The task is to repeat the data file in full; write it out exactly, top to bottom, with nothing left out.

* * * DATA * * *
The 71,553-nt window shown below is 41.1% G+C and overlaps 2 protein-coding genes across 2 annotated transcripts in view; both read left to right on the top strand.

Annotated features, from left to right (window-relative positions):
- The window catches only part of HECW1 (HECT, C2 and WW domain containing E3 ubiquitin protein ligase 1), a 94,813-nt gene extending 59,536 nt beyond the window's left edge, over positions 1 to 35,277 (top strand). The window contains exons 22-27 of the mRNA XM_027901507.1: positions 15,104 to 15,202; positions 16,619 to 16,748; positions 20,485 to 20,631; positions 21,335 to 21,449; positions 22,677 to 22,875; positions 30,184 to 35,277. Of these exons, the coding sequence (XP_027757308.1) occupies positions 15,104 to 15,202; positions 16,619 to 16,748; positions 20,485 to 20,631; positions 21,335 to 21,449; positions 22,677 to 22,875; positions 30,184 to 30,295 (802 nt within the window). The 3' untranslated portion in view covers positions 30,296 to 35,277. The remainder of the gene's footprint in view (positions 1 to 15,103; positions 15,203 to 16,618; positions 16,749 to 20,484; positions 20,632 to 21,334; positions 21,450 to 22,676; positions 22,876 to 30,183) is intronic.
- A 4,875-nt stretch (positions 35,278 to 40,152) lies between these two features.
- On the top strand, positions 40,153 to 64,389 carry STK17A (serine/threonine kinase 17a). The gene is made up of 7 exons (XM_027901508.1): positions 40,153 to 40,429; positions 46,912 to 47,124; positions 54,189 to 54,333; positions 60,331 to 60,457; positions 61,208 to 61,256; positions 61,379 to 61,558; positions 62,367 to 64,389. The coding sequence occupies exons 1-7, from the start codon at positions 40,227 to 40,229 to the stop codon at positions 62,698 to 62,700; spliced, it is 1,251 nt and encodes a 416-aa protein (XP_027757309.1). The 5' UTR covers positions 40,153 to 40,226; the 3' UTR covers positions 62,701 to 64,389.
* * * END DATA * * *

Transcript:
The 71,553-nt window shown below is 41.1% G+C and overlaps 2 protein-coding genes across 2 annotated transcripts in view; both read left to right on the top strand.

Annotated features, from left to right (window-relative positions):
- The window catches only part of HECW1 (HECT, C2 and WW domain containing E3 ubiquitin protein ligase 1), a 94,813-nt gene extending 59,536 nt beyond the window's left edge, over positions 1 to 35,277 (top strand). The window contains exons 22-27 of the mRNA XM_027901507.1: positions 15,104 to 15,202; positions 16,619 to 16,748; positions 20,485 to 20,631; positions 21,335 to 21,449; positions 22,677 to 22,875; positions 30,184 to 35,277. Of these exons, the coding sequence (XP_027757308.1) occupies positions 15,104 to 15,202; positions 16,619 to 16,748; positions 20,485 to 20,631; positions 21,335 to 21,449; positions 22,677 to 22,875; positions 30,184 to 30,295 (802 nt within the window). The 3' untranslated portion in view covers positions 30,296 to 35,277. The remainder of the gene's footprint in view (positions 1 to 15,103; positions 15,203 to 16,618; positions 16,749 to 20,484; positions 20,632 to 21,334; positions 21,450 to 22,676; positions 22,876 to 30,183) is intronic.
- A 4,875-nt stretch (positions 35,278 to 40,152) lies between these two features.
- On the top strand, positions 40,153 to 64,389 carry STK17A (serine/threonine kinase 17a). The gene is made up of 7 exons (XM_027901508.1): positions 40,153 to 40,429; positions 46,912 to 47,124; positions 54,189 to 54,333; positions 60,331 to 60,457; positions 61,208 to 61,256; positions 61,379 to 61,558; positions 62,367 to 64,389. The coding sequence occupies exons 1-7, from the start codon at positions 40,227 to 40,229 to the stop codon at positions 62,698 to 62,700; spliced, it is 1,251 nt and encodes a 416-aa protein (XP_027757309.1). The 5' UTR covers positions 40,153 to 40,226; the 3' UTR covers positions 62,701 to 64,389.